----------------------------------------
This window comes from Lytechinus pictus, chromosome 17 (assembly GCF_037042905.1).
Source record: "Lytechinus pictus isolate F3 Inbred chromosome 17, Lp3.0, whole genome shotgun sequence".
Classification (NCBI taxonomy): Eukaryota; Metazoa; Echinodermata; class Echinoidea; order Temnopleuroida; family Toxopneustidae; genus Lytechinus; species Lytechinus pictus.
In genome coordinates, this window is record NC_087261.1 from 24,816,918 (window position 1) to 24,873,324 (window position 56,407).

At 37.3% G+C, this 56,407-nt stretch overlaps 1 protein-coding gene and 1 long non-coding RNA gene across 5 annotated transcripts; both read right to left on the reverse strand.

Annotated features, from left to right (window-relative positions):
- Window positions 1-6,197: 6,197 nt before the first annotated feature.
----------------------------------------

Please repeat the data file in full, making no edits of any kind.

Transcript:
This window comes from Lytechinus pictus, chromosome 17 (assembly GCF_037042905.1).
Source record: "Lytechinus pictus isolate F3 Inbred chromosome 17, Lp3.0, whole genome shotgun sequence".
Classification (NCBI taxonomy): Eukaryota; Metazoa; Echinodermata; class Echinoidea; order Temnopleuroida; family Toxopneustidae; genus Lytechinus; species Lytechinus pictus.
In genome coordinates, this window is record NC_087261.1 from 24,816,918 (window position 1) to 24,873,324 (window position 56,407).

At 37.3% G+C, this 56,407-nt stretch overlaps 1 protein-coding gene and 1 long non-coding RNA gene across 5 annotated transcripts; both read right to left on the reverse strand.

Annotated features, from left to right (window-relative positions):
- Window positions 1-6,197: 6,197 nt before the first annotated feature.